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Trying to adjust this equation so that it will have fatter tails?\[3^{\left(\frac{x}{6}\right)^{2}} \] Any ideas? It is similar to the probability distribution function.
 one year ago
 one year ago
Trying to adjust this equation so that it will have fatter tails?\[3^{\left(\frac{x}{6}\right)^{2}} \] Any ideas? It is similar to the probability distribution function.
 one year ago
 one year ago

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datanewbBest ResponseYou've already chosen the best response.0
In the attached image, the black line is the graph of \[ 3^{\left(\frac{x}{6}\right)^{2}}\] and the red line is what I'd like to find an equation for.
 one year ago

frxBest ResponseYou've already chosen the best response.1
Can't be the right equation: http://www.wolframalpha.com/input/?i=3%28x%2F6%29^2
 one year ago

datanewbBest ResponseYou've already chosen the best response.0
Sorry, this page did not translate my latex correctly, here is the equation I was trying http://www.wolframalpha.com/input/?i=3%5E%28%28x%2F6%29%5E2%29
 one year ago

datanewbBest ResponseYou've already chosen the best response.0
yes, it is a double power
 one year ago

datanewbBest ResponseYou've already chosen the best response.0
Does this make it clearer? \[3^{\left(\left(\frac{x}{6}\right)^{2}\right)}\]
 one year ago

datanewbBest ResponseYou've already chosen the best response.0
Changing the 6 to say 12 results in a wider "distribution", but the entire the is wider. I'm trying to keep the top narrow and the bottom wide.
 one year ago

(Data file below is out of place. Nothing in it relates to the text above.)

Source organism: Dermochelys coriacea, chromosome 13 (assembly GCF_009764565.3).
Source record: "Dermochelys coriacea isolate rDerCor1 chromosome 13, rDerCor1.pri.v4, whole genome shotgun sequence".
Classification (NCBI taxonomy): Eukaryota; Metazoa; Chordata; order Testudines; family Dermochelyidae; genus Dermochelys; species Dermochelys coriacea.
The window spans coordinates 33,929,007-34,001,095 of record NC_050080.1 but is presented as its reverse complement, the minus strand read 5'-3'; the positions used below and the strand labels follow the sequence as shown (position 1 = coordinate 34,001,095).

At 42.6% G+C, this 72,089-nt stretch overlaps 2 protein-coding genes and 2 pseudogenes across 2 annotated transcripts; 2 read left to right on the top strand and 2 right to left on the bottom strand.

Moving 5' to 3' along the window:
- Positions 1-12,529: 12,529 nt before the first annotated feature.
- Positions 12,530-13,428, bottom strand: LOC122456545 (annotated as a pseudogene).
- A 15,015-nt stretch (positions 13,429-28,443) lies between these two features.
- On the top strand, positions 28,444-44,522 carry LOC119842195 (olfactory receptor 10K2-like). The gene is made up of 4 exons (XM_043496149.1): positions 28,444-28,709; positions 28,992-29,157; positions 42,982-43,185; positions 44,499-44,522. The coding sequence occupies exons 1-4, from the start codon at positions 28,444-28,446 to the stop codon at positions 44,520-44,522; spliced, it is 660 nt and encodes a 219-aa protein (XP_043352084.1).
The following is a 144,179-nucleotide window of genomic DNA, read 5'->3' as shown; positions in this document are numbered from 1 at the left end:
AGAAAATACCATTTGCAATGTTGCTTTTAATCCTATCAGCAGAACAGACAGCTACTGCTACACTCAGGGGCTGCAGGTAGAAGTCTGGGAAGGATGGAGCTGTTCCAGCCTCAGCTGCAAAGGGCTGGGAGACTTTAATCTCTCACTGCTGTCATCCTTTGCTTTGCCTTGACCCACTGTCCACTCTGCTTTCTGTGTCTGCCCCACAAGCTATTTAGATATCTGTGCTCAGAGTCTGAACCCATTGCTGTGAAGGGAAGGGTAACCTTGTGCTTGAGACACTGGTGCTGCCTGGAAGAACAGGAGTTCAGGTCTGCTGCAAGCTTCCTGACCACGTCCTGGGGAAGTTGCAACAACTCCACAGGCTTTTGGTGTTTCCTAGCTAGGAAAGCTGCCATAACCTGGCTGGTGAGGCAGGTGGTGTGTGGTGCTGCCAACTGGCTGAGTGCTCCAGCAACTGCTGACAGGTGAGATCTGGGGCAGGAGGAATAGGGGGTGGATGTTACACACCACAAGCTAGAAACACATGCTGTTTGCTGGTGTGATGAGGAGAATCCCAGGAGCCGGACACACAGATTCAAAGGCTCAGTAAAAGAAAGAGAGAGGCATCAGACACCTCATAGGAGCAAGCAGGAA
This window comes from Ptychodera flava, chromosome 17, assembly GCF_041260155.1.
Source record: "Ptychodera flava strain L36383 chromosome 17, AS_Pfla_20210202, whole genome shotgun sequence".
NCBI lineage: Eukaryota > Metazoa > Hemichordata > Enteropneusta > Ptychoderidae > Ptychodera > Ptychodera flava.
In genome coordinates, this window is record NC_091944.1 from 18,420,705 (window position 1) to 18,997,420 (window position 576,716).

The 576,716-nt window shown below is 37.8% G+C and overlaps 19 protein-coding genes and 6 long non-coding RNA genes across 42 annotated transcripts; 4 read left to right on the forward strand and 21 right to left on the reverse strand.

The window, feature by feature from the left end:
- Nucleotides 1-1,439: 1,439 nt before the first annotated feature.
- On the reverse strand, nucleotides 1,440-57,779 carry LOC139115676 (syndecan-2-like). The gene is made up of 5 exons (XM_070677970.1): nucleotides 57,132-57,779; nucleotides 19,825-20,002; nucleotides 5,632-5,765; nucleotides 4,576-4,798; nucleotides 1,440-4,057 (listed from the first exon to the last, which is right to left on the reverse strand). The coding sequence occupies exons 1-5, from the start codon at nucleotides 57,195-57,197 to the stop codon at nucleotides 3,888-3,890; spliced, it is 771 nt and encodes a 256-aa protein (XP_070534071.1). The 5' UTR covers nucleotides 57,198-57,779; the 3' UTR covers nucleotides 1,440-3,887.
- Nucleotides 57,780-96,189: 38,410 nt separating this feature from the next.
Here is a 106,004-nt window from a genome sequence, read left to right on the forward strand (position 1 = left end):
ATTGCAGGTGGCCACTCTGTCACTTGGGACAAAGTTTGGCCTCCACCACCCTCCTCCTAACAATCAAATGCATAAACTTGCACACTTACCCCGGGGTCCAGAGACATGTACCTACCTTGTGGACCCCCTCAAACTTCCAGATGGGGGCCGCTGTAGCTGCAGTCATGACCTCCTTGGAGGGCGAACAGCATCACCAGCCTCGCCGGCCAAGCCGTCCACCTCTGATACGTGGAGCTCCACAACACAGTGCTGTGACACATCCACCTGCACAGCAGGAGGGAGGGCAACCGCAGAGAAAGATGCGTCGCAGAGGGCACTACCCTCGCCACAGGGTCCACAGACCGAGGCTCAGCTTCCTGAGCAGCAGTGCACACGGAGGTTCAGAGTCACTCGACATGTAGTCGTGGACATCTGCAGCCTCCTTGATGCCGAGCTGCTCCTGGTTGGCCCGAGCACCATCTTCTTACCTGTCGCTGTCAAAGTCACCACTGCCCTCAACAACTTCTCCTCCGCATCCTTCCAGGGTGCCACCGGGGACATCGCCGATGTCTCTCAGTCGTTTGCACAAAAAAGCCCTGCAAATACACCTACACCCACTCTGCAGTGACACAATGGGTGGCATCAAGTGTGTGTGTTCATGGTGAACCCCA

frxBest ResponseYou've already chosen the best response.1
So you want the decay to take longer time to asymptote 0 and also start the decay a little earlier?
 one year ago

datanewbBest ResponseYou've already chosen the best response.0
@frx, exactly. That is a clearer explanation of what I'm trying to do.
 one year ago

frxBest ResponseYou've already chosen the best response.1
Hmm this was a bit tricky, not right but on the right way http://www.wolframalpha.com/input/?i=2^%28%28x%2F8%29^2%29+from+0+to+20
 one year ago

datanewbBest ResponseYou've already chosen the best response.0
unfortunately, I think you've just made the entire distribution wider. In the attached image, f(x) is the original function \[3^{\left(\left(\frac{x}{6}\right)^{2}\right)}\], and g(x) is the new one:\[2^{\left(\left(\frac{x}{8}\right)^{2}\right)}\]
 one year ago

datanewbBest ResponseYou've already chosen the best response.0
Sorry, I'm equally unfamiliar with gnuplot and wolfram alpha, I guess I should just stick with one. :)
 one year ago

frxBest ResponseYou've already chosen the best response.1
Hmm just an idea, what if you choose a couple of x and y values and construct the function backwards?
 one year ago

datanewbBest ResponseYou've already chosen the best response.0
oh, that's a cool idea. I'll try that on wolfram... my current line of thinking had been to add multiple functions together. I know to make the top fatter, you can add to slightly shifted distribution functions
 one year ago

datanewbBest ResponseYou've already chosen the best response.0
http://www.wolframalpha.com/input/?i=sextic+fit+100%2C96%2C88%2C75%2C61%2C46%2C35%2C35%2C17%2C12%2C8%2C5%2C3%2C2%2C1.5%2C1.2%2C.9%2C.8%2C.7%2C.6 Well, this works pretty well. I was hoping there would be a better method than brute force, some deductive way of figuring it out, but I'm happy to have found a function that I can use. Thanks.
 one year ago
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